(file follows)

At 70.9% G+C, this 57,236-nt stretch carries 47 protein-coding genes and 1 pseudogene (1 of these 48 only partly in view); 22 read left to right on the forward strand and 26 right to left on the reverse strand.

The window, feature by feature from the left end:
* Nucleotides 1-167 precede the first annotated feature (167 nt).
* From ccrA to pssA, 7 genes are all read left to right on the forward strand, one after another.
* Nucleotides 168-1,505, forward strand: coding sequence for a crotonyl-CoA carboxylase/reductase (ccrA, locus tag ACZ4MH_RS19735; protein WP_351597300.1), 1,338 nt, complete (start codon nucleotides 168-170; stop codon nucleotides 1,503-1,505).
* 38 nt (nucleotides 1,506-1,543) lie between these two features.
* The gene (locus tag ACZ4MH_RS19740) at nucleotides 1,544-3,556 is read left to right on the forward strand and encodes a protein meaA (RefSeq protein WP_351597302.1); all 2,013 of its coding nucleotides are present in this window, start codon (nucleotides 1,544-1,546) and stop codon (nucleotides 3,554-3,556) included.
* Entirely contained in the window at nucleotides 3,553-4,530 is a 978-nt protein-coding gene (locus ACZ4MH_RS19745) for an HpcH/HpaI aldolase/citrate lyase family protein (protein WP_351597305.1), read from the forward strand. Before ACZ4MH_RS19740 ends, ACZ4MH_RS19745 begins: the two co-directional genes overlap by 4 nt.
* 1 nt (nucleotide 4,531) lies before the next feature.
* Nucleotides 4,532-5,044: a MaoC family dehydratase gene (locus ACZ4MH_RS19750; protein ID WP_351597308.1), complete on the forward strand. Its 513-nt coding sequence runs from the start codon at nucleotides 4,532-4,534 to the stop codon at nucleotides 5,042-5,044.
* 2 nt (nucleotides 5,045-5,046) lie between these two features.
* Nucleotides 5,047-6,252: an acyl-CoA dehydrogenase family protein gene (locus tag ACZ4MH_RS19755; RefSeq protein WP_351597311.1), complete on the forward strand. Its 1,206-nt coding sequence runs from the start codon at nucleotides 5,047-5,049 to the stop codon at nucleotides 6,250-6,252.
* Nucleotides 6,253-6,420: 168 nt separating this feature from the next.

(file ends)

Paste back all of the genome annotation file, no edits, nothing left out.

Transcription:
At 70.9% G+C, this 57,236-nt stretch carries 47 protein-coding genes and 1 pseudogene (1 of these 48 only partly in view); 22 read left to right on the forward strand and 26 right to left on the reverse strand.

The window, feature by feature from the left end:
* Nucleotides 1-167 precede the first annotated feature (167 nt).
* From ccrA to pssA, 7 genes are all read left to right on the forward strand, one after another.
* Nucleotides 168-1,505, forward strand: coding sequence for a crotonyl-CoA carboxylase/reductase (ccrA, locus tag ACZ4MH_RS19735; protein WP_351597300.1), 1,338 nt, complete (start codon nucleotides 168-170; stop codon nucleotides 1,503-1,505).
* 38 nt (nucleotides 1,506-1,543) lie between these two features.
* The gene (locus tag ACZ4MH_RS19740) at nucleotides 1,544-3,556 is read left to right on the forward strand and encodes a protein meaA (RefSeq protein WP_351597302.1); all 2,013 of its coding nucleotides are present in this window, start codon (nucleotides 1,544-1,546) and stop codon (nucleotides 3,554-3,556) included.
* Entirely contained in the window at nucleotides 3,553-4,530 is a 978-nt protein-coding gene (locus ACZ4MH_RS19745) for an HpcH/HpaI aldolase/citrate lyase family protein (protein WP_351597305.1), read from the forward strand. Before ACZ4MH_RS19740 ends, ACZ4MH_RS19745 begins: the two co-directional genes overlap by 4 nt.
* 1 nt (nucleotide 4,531) lies before the next feature.
* Nucleotides 4,532-5,044: a MaoC family dehydratase gene (locus ACZ4MH_RS19750; protein ID WP_351597308.1), complete on the forward strand. Its 513-nt coding sequence runs from the start codon at nucleotides 4,532-4,534 to the stop codon at nucleotides 5,042-5,044.
* 2 nt (nucleotides 5,045-5,046) lie between these two features.
* Nucleotides 5,047-6,252: an acyl-CoA dehydrogenase family protein gene (locus tag ACZ4MH_RS19755; RefSeq protein WP_351597311.1), complete on the forward strand. Its 1,206-nt coding sequence runs from the start codon at nucleotides 5,047-5,049 to the stop codon at nucleotides 6,250-6,252.
* Nucleotides 6,253-6,420: 168 nt separating this feature from the next.